In Steven Spielberg's 1993 Jurassic Park, a theme park filled with genetically engineered dinosaurs is made possible because of a fossilized mosquito. Adapted from Michael Michael Crichton's popular novel of the same name, it features an animated character named Mr. DNA—surely a relative of Clippy the Office Assistant—who tells us how Jurassic Park came to be, all while simplifying the complex topic of molecular cloning in a Southern twang.
As Mr. DNA narrates, scientists clone dinosaurs by extracting pre-historic blood from mosquitoes
Because the recovered DNA was incomplete, and a whole genome is needed to clone an animal, they complete the set of DNA through a living relative: a frog. Once armed with a complete genetic code, they implant the reconstructed DNA into an ostrich egg and watch in awe as their dinosaurs come to life.
But molecular cloning is only that simple if you’re a scientist working in Jurassic Park's genetic engineering facility, InGen.
According to Dr. Corey Nislow, a professor at the University of British Columbia (UBC) and a former genome scientist at Stanford University, DNA can be fragile. Though a great option for preservation, Dr. Nislow says it decays too quickly to survive for millions of years, even when trapped in amber.
“Up until recently, the oldest DNA that was successfully retrieved was about 500,000 years old,” he says. “That record has been broken and now stands at 1.2 million years, but still, when you're talking about dinosaurs, you’re talking about more than sixty million years.”
Scientists have successfully cloned animals since the release of Jurassic Park, including Dolly the Sheep in 1996 and embryos of a gastric-brooding frog (declared extinct in 2002) in 2013. Both attempts were short lived: Dolly lived six years before she died from a lung infection and the embryos only survived a few days. Cloning prehistoric animals, Dr. Nislow says, is a more challenging process.
“It really boils down to time. DNA breaks down. The hydrogen bonds that hold DNA bases together break down over time, making it difficult to decode,” he adds.
Dr. Nislow, who is also a cell biologist and geneticist, was involved in cloning the first human mitotic kinesin. Mitotic kinesins are motor proteins that play different roles during mitosis (cell division), including the transportation of molecules. He also worked in collaboration with Dr. George Church, a professor of genetics at Harvard University, to develop technology to read and write ancient DNA.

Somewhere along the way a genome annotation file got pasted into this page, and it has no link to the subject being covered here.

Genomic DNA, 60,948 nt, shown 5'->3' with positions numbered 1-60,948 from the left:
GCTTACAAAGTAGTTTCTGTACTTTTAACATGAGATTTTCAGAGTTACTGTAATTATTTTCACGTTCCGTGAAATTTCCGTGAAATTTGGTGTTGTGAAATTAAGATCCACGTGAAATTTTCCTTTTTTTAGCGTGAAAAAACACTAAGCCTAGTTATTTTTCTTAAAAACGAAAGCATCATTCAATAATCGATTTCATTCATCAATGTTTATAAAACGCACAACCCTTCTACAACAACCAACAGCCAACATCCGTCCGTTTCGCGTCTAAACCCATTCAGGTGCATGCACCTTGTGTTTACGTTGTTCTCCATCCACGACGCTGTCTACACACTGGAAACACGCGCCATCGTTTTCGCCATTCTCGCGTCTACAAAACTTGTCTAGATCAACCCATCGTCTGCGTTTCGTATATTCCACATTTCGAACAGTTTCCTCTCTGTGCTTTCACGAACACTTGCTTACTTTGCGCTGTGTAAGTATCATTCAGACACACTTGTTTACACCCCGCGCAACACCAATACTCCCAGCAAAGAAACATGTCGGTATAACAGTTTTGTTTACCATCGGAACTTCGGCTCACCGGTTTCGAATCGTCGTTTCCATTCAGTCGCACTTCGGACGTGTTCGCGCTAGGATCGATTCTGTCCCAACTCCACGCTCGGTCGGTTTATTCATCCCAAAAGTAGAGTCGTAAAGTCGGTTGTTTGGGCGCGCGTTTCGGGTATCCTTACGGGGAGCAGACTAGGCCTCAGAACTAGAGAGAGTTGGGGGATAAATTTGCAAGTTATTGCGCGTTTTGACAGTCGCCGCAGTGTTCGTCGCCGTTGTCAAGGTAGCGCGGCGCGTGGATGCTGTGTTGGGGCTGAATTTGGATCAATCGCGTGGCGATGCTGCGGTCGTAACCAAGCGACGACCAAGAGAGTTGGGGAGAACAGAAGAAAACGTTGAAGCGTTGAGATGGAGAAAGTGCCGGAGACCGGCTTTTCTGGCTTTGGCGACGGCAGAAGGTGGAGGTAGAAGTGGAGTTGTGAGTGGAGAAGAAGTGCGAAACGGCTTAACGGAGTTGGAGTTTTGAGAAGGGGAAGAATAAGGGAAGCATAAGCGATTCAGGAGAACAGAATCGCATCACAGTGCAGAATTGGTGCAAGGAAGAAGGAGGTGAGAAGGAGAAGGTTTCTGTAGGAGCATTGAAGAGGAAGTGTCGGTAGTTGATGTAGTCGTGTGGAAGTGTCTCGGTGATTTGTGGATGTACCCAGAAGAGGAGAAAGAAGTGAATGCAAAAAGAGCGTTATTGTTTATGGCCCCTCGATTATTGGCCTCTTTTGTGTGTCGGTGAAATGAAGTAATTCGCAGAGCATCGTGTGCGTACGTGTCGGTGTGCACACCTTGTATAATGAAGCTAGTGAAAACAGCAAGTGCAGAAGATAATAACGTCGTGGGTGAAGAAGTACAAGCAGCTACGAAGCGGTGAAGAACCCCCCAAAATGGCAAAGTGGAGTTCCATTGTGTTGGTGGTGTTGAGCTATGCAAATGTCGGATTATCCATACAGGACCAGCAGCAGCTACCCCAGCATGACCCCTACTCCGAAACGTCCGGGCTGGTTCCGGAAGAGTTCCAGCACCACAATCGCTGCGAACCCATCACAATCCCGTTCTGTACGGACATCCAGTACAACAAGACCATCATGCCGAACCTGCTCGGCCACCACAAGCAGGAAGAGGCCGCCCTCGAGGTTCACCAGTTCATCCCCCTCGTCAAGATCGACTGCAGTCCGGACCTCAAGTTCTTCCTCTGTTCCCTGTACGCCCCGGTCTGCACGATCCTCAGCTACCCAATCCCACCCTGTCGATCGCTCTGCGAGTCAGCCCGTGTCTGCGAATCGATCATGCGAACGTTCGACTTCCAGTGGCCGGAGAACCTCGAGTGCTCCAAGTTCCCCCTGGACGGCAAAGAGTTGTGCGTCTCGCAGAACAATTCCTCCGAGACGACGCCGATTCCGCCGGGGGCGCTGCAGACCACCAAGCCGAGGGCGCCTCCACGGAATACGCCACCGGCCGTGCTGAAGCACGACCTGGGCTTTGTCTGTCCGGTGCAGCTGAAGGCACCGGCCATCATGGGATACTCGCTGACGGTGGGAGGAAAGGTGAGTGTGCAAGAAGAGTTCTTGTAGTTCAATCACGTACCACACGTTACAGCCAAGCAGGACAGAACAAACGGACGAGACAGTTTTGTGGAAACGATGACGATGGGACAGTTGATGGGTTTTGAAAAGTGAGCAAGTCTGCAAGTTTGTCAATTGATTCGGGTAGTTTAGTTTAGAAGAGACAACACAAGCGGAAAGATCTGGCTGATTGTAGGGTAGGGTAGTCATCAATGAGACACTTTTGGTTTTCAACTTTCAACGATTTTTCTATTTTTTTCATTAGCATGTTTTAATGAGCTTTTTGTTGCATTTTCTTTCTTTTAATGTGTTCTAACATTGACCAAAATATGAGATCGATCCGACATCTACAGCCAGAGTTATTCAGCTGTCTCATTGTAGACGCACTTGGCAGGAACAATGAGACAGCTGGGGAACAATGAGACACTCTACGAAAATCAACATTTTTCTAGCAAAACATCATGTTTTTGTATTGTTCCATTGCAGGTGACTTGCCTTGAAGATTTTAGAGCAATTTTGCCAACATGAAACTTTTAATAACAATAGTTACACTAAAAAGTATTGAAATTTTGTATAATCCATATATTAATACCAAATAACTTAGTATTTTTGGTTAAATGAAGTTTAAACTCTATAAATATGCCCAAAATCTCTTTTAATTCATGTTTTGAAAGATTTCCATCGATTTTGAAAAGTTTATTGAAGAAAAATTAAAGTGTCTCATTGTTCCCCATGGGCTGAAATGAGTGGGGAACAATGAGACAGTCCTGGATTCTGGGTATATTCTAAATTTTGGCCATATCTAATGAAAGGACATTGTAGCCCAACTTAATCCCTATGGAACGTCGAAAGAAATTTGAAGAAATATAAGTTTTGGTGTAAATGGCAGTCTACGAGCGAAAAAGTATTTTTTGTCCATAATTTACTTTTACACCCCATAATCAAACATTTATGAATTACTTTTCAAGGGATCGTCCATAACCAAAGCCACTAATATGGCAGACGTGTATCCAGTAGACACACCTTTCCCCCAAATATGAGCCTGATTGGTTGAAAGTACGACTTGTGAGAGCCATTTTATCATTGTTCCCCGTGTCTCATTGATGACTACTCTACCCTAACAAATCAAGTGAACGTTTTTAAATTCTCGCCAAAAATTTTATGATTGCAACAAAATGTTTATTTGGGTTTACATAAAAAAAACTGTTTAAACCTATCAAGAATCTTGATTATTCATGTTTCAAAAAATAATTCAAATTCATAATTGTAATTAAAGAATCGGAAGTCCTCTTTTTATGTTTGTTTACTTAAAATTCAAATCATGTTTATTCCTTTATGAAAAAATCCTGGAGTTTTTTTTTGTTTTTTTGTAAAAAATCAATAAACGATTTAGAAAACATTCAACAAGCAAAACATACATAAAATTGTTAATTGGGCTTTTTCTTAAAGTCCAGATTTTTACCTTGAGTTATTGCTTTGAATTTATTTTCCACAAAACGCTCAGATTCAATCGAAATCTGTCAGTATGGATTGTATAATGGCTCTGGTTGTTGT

At UBC, Dr. Nislow and his team have worked with numerous DNA samples, which over the course of his scientific career, he’s learned require great care to reduce the likelihood of contamination. Because of how “fragile” DNA can be, sunlight, water, and even pollutants in the air can cause it to deteriorate faster.
While Jurassic Park depicts a scientist drilling a hole through amber and inserting a long needly syringe to suck out contents of a fossilized mosquito, DNA extraction requires much more precision. That's because airborne viruses, that are full of DNA and RNA, might destroy the dinosaur sample before an extraction.
Scientists like Dr. Nislow mitigate against DNA contamination through their research labs which have special rooms to reduce airborne viruses from transmitting through the air.
“Whether you’re working at a crime scene or trying to resurrect a dinosaur, the DNA you're interested in is only a tiny fraction of the DNA that's in that space. The precautions you’d have to take to prevent contamination are very strict.”
The methods used in the film would have led to a significant amount of the dinosaur DNA being lost before it could even be paired with frog DNA—a scenario Dr. Nislow says isn’t entirely plausible either.
“It's really hard to look at ancient DNA and just intuit where the missing pieces are,” he says. “But we’re getting better at it. The technology is always improving and geneticists are getting better at sort of playing the tape of evolution backwards.”
In fact, it’s improved enough that Dr. Nislow’s former colleague, Dr. Church, is working on a project to genetically-engineer the woolly mammoth. Dr. Church plans to resurrect this behemoth creature, which went extinct around 4,000 years ago, by combining parts of its genetic code with living elephants. Dr. Church maintains that de-extincting the woolly mammoth can restore the Mammoth Steppe ecosystem, which could help slow the melting of permafrost in the Arctic.
Since the first of the Jurassic Park films was released, scientists have made discoveries that contrast many of the depictions in the film: amber is created from tree resin, not tree sap as Mr. DNA told us; paleontologists have learnt that many dinosaurs were colourful and had feathers; though the Dilophosaurus did not spit venom like it does in the film, it was the largest land animal in the early Jurassic era.
With recent improvements in DNA technology, such as advances in making DNA proofreading cheaper and faster, Dr. Nislow says the question scientists are currently trying to answer is not whether we’ll wake up one day to a theme park full of dinosaurs roaring to life; what we’re faced with now is a question of ethics.
“I think that today, the conversation is less about, ‘Can it be done?’” he says. “Instead, we’re asking ‘Is this the best place to spend limited scientific resources and have we fully explored the consequences?’”
“And I think that goes right to the heart of the movie, right?” Dr. Nislow asks, echoing Dr. Malcolm, “Just because you can, doesn't mean you should.”
Wanna learn more about dinosaurs?
Visit our feature exhibition, T. rex: The Ultimate Predator presented by RBC and White Spot Restaurants. It'll take you back in time to encounter the prehistoric wonders of the late Cretaceous period and come face-to-face with a 66-million-year-old marvel!